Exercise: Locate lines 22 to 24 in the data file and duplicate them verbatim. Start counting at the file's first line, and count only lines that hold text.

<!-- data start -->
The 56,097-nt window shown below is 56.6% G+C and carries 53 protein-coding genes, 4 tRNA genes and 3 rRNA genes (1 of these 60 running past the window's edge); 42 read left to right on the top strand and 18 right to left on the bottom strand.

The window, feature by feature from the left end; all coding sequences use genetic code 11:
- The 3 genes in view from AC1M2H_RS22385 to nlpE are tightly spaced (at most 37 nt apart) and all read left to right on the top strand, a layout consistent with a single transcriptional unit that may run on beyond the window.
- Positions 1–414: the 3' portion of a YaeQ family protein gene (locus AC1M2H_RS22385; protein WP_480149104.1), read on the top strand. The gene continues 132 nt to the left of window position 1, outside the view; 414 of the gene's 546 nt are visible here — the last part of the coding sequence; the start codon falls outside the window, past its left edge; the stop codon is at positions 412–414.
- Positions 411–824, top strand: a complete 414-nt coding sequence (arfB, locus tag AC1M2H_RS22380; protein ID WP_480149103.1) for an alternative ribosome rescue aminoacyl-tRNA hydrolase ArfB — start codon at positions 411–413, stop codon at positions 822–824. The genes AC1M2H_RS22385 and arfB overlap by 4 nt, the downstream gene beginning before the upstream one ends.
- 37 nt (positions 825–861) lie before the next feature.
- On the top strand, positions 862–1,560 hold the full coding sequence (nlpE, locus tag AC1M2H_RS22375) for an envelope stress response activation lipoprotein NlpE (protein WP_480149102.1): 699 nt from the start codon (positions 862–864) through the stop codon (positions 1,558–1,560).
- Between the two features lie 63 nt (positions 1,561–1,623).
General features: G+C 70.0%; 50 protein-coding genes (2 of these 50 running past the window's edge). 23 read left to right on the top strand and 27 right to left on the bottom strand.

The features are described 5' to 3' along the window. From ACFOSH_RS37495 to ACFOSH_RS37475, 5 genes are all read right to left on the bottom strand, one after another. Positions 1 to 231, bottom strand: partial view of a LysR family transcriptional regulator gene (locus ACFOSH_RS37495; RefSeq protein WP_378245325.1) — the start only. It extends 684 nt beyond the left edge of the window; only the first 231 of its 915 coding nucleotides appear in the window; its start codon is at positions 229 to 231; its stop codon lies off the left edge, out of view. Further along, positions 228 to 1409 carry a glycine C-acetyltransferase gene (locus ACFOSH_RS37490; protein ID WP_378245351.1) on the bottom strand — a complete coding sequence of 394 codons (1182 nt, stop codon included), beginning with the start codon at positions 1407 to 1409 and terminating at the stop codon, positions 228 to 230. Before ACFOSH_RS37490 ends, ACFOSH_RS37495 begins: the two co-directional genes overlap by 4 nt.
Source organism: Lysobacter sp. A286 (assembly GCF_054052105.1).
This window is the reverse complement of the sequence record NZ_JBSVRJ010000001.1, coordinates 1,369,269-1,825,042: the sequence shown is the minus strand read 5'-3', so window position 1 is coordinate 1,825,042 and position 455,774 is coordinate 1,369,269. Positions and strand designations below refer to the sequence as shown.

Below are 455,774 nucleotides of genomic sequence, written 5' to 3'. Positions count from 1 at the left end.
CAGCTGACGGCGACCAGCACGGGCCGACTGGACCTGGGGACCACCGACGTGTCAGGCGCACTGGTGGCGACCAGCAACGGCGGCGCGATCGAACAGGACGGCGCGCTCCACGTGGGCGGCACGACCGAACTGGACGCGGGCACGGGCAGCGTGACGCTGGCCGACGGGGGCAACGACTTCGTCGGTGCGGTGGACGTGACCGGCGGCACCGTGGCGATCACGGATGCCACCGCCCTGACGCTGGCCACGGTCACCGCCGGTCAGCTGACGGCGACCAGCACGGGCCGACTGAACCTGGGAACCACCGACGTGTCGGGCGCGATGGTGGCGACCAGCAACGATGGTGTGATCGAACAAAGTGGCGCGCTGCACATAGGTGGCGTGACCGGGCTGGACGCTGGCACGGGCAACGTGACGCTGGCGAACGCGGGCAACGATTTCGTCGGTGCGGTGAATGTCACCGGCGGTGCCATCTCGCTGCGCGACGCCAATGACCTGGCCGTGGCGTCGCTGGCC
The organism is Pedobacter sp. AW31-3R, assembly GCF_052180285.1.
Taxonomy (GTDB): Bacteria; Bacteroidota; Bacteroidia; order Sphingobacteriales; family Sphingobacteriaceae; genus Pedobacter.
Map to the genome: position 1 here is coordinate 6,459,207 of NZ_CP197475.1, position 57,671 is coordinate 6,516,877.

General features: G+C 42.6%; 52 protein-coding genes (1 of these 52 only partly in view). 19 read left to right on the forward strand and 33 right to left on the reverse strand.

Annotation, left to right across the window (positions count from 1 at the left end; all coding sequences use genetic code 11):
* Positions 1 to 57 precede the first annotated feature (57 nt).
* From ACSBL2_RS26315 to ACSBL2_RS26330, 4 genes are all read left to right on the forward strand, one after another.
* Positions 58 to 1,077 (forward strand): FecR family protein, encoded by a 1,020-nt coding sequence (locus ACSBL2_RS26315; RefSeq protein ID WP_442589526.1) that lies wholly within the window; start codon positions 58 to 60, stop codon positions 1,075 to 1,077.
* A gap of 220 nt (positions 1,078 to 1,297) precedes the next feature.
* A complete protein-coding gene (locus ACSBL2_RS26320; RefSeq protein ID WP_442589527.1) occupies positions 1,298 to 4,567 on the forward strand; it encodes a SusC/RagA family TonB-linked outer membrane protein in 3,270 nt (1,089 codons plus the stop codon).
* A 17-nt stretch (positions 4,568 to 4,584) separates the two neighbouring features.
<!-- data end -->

* Positions 58 to 1,077 (forward strand): FecR family protein, encoded by a 1,020-nt coding sequence (locus ACSBL2_RS26315; RefSeq protein ID WP_442589526.1) that lies wholly within the window; start codon positions 58 to 60, stop codon positions 1,075 to 1,077.
* A gap of 220 nt (positions 1,078 to 1,297) precedes the next feature.
* A complete protein-coding gene (locus ACSBL2_RS26320; RefSeq protein ID WP_442589527.1) occupies positions 1,298 to 4,567 on the forward strand; it encodes a SusC/RagA family TonB-linked outer membrane protein in 3,270 nt (1,089 codons plus the stop codon).